Is Game-Based Learning the Future of Education?

Dr Éadaoin Slattery is a postdoctoral researcher in game-based learning and assessment at the Centre for Assessment Research, Policy and Practice in Education at DCU. Her research into digital game-based learning with Prof. Deirdre Butler is made possible by the collaboration and support of Dream Space at Microsoft Ireland.
How did you first develop an interest in digital learning?

I have always been interested in evidence-based approaches to enhance learning and cognition in children and adolescents. My background is in psychology, and my PhD was in school-based brain training. That research laid the groundwork for this project. I really believe that digital learning is the future of education, and I want to be involved in research that has the potential to make a real-world impact.

Today, my research focuses on the use of Minecraft Education in primary schools. Minecraft Education is a digital game-based learning platform that can be used as a tool for teaching, learning and assessment. As part of a collaborative project between the Institute of Education and Dream Space at Microsoft Ireland, we want to investigate the evidence behind using Minecraft Education in schools and determine how effective it is.

Tell us a bit about your research with Minecraft Education.

Over the last 18 months, we have carried out four different research studies, each one exploring a different aspect of learning with Minecraft Education. We first systematically reviewed all the evidence to date on digital game-based learning with Minecraft and took a close look at whether it can improve students’ learning outcomes. We then conducted a student study and a teacher study in collaboration with Ireland’s Future is MINE, a national initiative between Dream Space at Microsoft and RTÉ. This initiative encouraged primary schools to use Minecraft Education in the classroom, and saw over 100 classes take part. As part of a competition, students built a sustainable version of their local community in Minecraft Education. Our research looked at both student and teacher experiences of using Minecraft Education during the initiative, so we got both perspectives.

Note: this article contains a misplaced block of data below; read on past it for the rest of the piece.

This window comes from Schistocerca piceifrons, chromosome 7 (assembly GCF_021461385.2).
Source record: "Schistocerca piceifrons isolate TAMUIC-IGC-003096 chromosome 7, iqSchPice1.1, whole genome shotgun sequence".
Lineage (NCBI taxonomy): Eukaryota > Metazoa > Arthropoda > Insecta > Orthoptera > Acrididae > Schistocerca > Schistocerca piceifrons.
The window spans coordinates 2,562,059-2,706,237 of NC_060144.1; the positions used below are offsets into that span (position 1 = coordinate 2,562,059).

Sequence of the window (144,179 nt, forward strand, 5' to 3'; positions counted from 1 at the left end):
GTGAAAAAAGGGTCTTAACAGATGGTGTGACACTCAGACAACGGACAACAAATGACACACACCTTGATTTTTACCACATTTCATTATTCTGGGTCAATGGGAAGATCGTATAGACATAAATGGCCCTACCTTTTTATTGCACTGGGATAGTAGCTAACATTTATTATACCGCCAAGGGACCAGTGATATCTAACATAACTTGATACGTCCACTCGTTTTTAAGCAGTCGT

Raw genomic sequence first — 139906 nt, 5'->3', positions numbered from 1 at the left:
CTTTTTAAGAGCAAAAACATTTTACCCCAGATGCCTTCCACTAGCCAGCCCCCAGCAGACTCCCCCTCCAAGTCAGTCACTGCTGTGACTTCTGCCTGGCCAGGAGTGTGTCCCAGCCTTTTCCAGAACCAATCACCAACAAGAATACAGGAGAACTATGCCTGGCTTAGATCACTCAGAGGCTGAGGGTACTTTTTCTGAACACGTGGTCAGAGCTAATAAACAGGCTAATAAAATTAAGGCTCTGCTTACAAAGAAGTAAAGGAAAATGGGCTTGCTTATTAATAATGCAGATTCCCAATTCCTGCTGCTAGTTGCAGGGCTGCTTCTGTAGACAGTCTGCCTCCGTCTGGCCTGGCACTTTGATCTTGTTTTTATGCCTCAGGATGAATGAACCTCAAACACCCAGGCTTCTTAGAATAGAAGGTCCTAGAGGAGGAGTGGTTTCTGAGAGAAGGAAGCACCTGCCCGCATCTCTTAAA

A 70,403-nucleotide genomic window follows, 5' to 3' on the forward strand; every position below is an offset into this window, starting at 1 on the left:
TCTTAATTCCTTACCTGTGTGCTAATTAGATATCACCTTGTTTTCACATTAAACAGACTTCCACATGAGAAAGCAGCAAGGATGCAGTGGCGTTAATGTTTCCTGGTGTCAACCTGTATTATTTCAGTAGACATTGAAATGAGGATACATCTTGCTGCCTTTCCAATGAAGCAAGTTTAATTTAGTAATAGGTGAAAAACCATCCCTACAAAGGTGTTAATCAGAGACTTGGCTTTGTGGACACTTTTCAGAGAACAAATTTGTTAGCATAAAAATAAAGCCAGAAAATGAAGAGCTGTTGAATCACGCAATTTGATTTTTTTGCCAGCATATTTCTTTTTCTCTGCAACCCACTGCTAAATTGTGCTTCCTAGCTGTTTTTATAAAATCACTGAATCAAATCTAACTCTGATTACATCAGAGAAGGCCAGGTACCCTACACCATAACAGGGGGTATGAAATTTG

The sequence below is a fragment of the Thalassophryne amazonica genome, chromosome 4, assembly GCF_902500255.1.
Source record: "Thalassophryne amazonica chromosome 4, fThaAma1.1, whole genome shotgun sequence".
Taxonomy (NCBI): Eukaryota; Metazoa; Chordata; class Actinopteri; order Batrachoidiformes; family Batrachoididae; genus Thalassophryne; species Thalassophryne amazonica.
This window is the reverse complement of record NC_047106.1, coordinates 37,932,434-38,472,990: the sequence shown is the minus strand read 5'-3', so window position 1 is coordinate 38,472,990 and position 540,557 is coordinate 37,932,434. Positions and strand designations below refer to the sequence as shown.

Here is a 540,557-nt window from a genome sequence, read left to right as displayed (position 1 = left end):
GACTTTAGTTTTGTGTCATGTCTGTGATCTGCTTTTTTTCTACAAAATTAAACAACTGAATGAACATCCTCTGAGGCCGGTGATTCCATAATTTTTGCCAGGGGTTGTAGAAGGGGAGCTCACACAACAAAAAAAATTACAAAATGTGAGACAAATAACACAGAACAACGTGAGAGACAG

Our final study has been a randomised controlled trial, which is challenging to do in a primary school setting, looking at whether Minecraft Education can improve students’ spatial reasoning. If you think about what Minecraft Education is, it’s using blocks to build structures, so spatial reasoning is embedded into the platform.

“We designed the study using rigorous, best-practice methodologies. Over 800 children throughout Ireland took part in our study this year, and we are now in the process of analysing that data. Nothing like this has ever been done before, so it’s the first of its kind.”

What are students and teachers saying about Minecraft Education?

It has been really interesting to hear what students have to say. We have given students a voice through this work – and student voice matters when we talk about implementing change in the educational system. It is clear that students are enthusiastic about using Minecraft Education as a learning tool. It enables them to become engaged in their learning, to work with their classmates, to be creative and to develop their digital skills.

Our findings show that teachers are also positive about Minecraft Education in the classroom. They have described it as a powerful tool for fostering creativity and collaboration among students, as well as supporting curricular content and student agency. Students can take ownership of their learning experiences, which can help children to stay motivated and engaged in learning and education.

“Most interestingly, teachers talked about Minecraft Education as a tool for promoting inclusive and equitable learning in their classroom, which is hugely important for students with additional needs. Everyone is interested and wants to learn with Minecraft, and it allows all students to demonstrate their learning potential.”

Why do you think exploring new technologies in education is so important – and what impact do you hope your research will have?

I think digital learning is going to be the future of education, but I’m also convinced that any new educational intervention must be grounded in solid evidence. This is especially crucial in school settings where time and resources are limited. We need to determine the evidence so that we can integrate new technologies into the educational system in a way that allows us to maximise their benefit to learning experiences and outcomes.

I hope that this research will help teachers and policymakers to see the potential Minecraft Education has as an educational tool. Our findings have shown that Minecraft Education can help students to become more engaged in their learning and develop key skills like collaboration, creativity and digital learning skills. What we are doing here is really innovative and has the potential to effect positive change in the way we approach teaching and learning in the classroom. It’s important that we use this kind of research to embrace new ideas.

I am incredibly grateful for the support of Dream Space and Dr Kevin Marshall, Head of Learning and Skills at Microsoft Ireland. Without their championing of this research from the very beginning, none of this would have been possible. Their steadfast support has been absolutely vital to the success of our research, and I cannot thank them enough.

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